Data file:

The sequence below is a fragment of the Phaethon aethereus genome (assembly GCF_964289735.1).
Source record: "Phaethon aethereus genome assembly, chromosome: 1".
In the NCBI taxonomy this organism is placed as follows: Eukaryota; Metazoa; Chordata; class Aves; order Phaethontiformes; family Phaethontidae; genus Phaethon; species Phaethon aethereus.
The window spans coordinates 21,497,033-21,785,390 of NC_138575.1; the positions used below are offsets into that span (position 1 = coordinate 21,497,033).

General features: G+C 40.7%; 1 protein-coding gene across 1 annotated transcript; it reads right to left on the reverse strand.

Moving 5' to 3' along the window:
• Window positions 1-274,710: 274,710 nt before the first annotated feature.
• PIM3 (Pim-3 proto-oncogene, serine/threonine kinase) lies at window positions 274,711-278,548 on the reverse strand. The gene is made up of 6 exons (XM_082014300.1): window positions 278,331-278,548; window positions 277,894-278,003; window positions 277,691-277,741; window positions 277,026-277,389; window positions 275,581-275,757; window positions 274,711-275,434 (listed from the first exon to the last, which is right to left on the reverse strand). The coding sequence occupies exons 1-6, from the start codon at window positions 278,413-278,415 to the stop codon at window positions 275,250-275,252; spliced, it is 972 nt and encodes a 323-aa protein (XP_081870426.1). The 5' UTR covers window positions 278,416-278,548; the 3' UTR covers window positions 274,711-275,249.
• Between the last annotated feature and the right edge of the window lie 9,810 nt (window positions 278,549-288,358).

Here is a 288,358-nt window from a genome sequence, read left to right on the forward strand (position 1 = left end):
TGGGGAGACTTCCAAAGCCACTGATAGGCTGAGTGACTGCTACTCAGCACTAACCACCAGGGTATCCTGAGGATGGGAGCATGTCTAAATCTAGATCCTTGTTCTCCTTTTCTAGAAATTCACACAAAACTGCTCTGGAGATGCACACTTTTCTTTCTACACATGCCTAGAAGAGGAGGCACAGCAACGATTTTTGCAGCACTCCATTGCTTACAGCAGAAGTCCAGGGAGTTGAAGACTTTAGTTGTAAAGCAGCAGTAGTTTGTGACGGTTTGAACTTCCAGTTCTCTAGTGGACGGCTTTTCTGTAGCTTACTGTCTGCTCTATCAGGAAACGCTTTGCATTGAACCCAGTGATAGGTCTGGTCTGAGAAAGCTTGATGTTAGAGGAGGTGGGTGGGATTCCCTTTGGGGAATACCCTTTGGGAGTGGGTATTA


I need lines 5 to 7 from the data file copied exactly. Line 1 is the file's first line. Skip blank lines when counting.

General features: G+C 40.7%; 1 protein-coding gene across 1 annotated transcript; it reads right to left on the reverse strand.

Moving 5' to 3' along the window:
• Window positions 1-274,710: 274,710 nt before the first annotated feature.